Crude price rises could herald return to fracking

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As oil producers struggle to match supply with diminished demand, Bloomberg reports that a pair of prominent shale producers said all they need is oil around $30 a barrel to consider bringing back curtailed crude output and fracking new wells.

Diamondback Energy Inc. is curbing production this month by 10% to 15% and sending home most of its fracking crews for the whole quarter. The Midland, Texas-based company expects to end this year with more than 150 wells that were drilled but never fracked as U.S. producers avoid pumping oil into a vastly oversupplied market. Parsley Energy Inc., meanwhile, has curtailed a quarter of its output and temporarily abandoned its five-rig, two-frack crew program.

The historic rout in crude prices amid the Covid-19 pandemic has spurred an unprecedented retreat from shale exploration. Producers from Chevron Corp. and Exxon Mobil Corp. to mom-and-pop drillers are curbing output as the world runs out of places to store additional oil supply.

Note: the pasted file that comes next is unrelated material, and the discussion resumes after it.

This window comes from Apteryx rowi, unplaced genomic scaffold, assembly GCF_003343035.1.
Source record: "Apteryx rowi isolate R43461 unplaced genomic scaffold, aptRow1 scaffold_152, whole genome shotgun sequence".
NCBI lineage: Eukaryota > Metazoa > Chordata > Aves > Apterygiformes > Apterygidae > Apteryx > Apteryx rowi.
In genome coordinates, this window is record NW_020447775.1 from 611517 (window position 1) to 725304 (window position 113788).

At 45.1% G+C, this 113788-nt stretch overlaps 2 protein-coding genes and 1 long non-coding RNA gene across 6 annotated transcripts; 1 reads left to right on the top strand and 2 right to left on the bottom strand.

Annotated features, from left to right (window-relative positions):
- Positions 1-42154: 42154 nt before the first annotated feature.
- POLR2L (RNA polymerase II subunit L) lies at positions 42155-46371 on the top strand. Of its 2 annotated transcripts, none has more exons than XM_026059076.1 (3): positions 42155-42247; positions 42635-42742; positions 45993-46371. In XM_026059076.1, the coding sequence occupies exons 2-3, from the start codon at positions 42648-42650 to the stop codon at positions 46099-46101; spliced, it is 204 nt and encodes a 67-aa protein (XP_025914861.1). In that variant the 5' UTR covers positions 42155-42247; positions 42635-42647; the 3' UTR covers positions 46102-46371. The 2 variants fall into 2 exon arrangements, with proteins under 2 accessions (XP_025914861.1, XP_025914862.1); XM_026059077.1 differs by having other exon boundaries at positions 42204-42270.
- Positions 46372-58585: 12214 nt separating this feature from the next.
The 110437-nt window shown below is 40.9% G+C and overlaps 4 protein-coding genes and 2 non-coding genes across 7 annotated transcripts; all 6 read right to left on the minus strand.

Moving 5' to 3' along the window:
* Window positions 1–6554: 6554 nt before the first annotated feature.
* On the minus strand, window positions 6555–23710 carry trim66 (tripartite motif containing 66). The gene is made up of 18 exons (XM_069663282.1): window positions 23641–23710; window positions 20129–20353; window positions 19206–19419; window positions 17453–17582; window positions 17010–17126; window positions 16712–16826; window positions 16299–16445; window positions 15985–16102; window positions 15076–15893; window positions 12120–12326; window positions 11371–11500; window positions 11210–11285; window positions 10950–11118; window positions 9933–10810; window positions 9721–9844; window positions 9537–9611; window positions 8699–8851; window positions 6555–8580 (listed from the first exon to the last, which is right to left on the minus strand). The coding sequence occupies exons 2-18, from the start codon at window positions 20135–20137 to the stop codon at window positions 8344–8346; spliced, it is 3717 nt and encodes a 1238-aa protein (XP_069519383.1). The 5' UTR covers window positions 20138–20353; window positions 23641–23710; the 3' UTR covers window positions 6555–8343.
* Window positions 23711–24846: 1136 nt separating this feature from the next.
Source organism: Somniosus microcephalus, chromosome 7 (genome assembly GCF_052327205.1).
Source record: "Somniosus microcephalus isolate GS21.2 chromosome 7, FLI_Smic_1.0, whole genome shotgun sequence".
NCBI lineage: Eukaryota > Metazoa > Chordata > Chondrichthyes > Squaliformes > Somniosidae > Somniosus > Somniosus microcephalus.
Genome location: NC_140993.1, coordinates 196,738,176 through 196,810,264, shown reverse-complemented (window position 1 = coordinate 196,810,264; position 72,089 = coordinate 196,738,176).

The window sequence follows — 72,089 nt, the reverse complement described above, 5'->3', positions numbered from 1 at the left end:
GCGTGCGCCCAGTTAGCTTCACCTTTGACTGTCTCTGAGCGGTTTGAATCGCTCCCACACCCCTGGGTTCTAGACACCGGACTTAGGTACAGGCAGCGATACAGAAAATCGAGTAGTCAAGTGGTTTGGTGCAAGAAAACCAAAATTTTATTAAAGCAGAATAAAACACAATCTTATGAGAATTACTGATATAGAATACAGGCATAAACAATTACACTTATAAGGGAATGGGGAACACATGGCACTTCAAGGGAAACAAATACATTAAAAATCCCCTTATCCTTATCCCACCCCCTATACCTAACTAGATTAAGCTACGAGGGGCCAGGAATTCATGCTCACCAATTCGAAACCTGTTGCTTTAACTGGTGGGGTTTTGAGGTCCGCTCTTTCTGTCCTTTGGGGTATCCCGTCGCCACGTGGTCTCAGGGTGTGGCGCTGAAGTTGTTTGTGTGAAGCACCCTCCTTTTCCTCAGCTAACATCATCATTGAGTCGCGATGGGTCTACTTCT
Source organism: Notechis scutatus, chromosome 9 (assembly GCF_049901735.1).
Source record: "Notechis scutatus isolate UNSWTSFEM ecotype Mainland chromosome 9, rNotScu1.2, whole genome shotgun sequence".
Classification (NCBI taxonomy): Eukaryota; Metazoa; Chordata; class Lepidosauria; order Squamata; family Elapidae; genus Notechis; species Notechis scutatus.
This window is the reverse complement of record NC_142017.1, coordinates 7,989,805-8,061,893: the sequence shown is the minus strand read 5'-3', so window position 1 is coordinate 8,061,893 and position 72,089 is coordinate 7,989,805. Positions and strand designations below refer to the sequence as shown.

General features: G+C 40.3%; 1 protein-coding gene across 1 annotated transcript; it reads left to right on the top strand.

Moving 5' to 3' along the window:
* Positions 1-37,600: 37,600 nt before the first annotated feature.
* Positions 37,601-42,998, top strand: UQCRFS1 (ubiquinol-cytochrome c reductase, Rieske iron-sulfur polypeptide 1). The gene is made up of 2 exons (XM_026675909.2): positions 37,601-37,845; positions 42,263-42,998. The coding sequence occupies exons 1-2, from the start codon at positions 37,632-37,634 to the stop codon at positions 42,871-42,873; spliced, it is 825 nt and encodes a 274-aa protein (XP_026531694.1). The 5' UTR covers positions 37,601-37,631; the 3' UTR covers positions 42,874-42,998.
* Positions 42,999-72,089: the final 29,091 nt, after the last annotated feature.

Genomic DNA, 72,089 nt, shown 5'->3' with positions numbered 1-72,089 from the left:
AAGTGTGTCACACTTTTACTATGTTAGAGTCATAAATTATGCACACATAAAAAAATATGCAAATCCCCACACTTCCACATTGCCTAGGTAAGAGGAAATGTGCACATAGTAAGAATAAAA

When asked what oil price Diamondback needs, CEO Travis Stice said the company’s first priority would be restarting production that was choked back. Then, Diamondback would consider bringing back frack crews to tap supplies from wells that were drilled but never completed. “There’s a lot of factors that weigh into that, but you’ve got to have prices in the high-20s or low-30s before we kind of signal going back to work in an aggressive or even in a non-aggressive way,” Stice said on a call Tuesday. “As we evolve as an industry into this new world order, I think it’s going to look a lot different than what we’ve historically been accustomed to.”

Parsley said it would need one to two weeks to turn its wells back on to their previous level of output. The company cited roughly $30 a barrel as the base case for running four to five drilling rigs and one to two frack crews, according to its earnings presentation. The Austin, Texas-based driller is waiting for the volatility of oil supply and demand to die down, executives told analysts and investors Tuesday on a conference call. “This is a choice,” CEO Matt Gallagher said. “Currently the world does not need more of our product.”


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